A central feature of Glencairn Museum’s Ancient Near East Gallery is a scale model of the Tabernacle of Israel. Built over a ten-year period, beginning in 1921, this model was an ambitious educational project designed for the benefit of, and with the help of, the children at Bryn Athyn Church School, in Bryn Athyn, Pennsylvania. The Tabernacle project was conceived of and directed by the Rev. George de Charms, whose book, The Tabernacle of Israel (1969), describes in detail the building of the model and the religious significance of the Tabernacle.
The Tabernacle model was crafted through the efforts of the entire elementary school in Bryn Athyn. The children were first prepared with a yearlong series of special worship services, during which they learned about the Tabernacle’s structure and significance. At these services the children were asked to bring one piece of precious jewelry each, as a donation from their families to help fund the project. This event was intended to reenact the donations given by the Israelite families during the construction of the original Tabernacle (Exodus 35:20-29). The children’s donations, together with an initial contribution of $15, were enough to pay for the materials, including the gold, silver and brass metalwork. (The total cost was calculated to be around $1,500.) In later years, one participant recalled with humor the frustration she felt as a little girl at having to give up her favorite silver spoon for the project.
Children in all eight grades worked on the project and, because it took a total of ten years to complete, many of the children participated over the span of their primary education. Another woman recalled making her donation of silver as a kindergartener, and then years later in seventh grade helping to sew the curtains. The labor was divided evenly between the boys and girls: the boys did the woodwork in their “manual training class,” and the girls did the sewing.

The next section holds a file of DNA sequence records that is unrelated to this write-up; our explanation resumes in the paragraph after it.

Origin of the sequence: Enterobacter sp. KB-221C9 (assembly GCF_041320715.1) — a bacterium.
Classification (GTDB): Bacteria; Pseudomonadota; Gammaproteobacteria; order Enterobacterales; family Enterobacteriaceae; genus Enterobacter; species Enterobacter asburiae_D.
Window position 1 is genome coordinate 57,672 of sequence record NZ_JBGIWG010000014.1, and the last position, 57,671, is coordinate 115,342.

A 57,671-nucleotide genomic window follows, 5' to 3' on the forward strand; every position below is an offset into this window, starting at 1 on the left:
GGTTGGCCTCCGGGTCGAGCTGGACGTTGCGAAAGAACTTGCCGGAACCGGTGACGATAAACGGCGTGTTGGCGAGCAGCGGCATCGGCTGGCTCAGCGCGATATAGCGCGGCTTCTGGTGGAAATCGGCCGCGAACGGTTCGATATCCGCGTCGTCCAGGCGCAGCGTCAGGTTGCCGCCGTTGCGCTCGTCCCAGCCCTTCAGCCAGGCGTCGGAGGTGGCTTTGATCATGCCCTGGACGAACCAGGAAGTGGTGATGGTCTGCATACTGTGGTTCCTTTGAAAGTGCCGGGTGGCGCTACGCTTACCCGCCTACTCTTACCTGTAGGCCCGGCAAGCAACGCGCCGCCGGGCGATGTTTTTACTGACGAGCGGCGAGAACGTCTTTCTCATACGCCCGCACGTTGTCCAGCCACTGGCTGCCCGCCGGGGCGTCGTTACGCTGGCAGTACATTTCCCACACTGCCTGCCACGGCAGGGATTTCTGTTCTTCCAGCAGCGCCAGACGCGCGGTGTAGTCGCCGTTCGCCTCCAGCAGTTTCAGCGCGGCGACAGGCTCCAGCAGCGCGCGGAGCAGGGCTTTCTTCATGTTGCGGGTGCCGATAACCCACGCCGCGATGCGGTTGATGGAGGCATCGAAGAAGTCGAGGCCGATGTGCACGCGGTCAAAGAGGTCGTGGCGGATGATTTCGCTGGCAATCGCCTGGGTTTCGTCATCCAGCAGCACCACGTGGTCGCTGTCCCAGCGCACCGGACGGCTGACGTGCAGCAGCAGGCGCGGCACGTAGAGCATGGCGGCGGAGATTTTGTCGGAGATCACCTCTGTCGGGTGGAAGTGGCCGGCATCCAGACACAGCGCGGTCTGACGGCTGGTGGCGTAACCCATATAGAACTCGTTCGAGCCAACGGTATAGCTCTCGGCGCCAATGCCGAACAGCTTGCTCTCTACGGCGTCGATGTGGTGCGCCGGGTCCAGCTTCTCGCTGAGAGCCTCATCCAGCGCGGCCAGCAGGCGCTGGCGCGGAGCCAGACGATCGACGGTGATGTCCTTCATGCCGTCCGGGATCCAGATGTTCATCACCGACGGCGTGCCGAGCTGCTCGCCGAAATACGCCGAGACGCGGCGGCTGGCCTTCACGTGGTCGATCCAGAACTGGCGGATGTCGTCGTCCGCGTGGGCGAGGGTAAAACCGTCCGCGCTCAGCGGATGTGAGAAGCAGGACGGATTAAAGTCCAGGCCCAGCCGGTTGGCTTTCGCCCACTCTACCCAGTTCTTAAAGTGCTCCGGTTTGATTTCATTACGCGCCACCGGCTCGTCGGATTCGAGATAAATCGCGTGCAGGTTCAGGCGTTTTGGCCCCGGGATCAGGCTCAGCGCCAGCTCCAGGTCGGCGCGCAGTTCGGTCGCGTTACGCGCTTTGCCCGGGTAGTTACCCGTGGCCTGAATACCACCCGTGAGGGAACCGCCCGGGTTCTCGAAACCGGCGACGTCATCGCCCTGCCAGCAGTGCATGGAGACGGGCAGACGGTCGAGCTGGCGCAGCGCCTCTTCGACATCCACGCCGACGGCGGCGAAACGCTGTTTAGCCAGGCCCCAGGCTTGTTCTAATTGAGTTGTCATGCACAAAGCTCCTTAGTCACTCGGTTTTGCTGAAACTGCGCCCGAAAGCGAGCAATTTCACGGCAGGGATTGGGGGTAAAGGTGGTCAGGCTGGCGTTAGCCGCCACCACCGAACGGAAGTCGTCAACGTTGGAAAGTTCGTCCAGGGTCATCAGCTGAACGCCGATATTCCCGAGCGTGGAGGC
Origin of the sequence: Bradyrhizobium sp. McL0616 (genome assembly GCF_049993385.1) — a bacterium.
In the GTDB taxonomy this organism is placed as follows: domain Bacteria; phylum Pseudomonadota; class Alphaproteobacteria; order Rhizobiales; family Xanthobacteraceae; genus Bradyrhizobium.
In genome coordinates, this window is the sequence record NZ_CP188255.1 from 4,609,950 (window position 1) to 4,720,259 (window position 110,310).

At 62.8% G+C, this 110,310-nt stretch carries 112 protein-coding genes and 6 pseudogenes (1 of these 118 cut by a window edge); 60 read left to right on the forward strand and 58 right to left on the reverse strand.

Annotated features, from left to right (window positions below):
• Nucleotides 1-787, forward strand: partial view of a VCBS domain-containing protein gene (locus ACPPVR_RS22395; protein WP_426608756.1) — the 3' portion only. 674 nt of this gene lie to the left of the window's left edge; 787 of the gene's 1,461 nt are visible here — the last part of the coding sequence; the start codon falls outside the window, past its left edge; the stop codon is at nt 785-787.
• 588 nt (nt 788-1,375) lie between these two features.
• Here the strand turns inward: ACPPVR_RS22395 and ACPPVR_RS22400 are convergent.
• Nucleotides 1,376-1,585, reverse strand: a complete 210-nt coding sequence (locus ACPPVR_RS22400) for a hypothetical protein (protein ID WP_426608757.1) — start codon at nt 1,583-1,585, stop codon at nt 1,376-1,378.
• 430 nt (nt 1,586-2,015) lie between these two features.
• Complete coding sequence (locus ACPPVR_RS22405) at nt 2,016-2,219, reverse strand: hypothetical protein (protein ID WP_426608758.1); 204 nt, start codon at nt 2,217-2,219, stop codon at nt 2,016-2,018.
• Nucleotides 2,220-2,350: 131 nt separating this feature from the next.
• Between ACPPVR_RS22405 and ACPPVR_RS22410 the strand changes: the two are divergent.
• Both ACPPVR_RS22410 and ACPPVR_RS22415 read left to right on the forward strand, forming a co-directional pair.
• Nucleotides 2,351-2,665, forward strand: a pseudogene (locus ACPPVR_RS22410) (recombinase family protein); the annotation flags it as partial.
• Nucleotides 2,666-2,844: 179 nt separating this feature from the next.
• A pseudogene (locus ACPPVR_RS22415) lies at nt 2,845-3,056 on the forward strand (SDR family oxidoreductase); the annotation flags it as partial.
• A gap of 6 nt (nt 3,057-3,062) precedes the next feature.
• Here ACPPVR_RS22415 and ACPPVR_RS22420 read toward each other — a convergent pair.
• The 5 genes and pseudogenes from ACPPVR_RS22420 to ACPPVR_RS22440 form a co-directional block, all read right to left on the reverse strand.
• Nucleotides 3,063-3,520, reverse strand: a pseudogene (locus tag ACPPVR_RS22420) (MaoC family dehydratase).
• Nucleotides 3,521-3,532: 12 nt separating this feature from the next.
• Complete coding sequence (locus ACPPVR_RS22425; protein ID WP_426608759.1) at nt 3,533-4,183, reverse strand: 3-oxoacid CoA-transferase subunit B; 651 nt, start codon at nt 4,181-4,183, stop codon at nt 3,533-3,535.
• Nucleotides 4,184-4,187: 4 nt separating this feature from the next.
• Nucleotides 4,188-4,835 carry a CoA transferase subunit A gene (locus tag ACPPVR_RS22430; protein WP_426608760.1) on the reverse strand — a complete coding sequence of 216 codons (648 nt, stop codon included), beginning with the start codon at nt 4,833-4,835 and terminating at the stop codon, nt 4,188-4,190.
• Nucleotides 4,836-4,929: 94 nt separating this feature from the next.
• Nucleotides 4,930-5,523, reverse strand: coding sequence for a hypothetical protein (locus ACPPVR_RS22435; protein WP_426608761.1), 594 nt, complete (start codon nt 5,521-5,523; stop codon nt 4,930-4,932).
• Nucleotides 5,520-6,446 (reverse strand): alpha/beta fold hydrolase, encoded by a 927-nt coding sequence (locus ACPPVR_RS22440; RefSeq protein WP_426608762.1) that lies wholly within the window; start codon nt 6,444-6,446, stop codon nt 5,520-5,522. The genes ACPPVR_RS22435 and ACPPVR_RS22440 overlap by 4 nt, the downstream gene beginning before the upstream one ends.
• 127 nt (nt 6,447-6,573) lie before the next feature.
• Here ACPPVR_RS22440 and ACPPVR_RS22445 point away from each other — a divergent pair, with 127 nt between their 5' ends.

While the children worked hard at making various parts of the Tabernacle model, it is clear that teachers or hired professional craftsmen were responsible for much of the final product. The gold lampstand and other metalwork, for example, were created by an expert goldsmith under the supervision of Fred J. Cooper, an expert jeweler and member of the New Church in Philadelphia. Thorsten Sigstedt, a New Church sculptor, carved the figures of the priests and Levites. The curtains woven with cherubim had to be made by an altar-cloth company in Stockholm, as theirs was the only loom that could weave with real gold thread.
Third grade students from Bryn Athyn Church School visit Glencairn every year for a special program to discuss the Tabernacle model.
Glencairn’s Website offers a video about the model, an image gallery, and discussions of the traditional Jewish, Christian, and New Church interpretations of the Tabernacle’s meaning.
Photos: All of the photographs above come from Glencairn Museum’s Website. Diane M. Fehon, photographer.
Questions and comments may be addressed to the editors at firstname.lastname@example.org.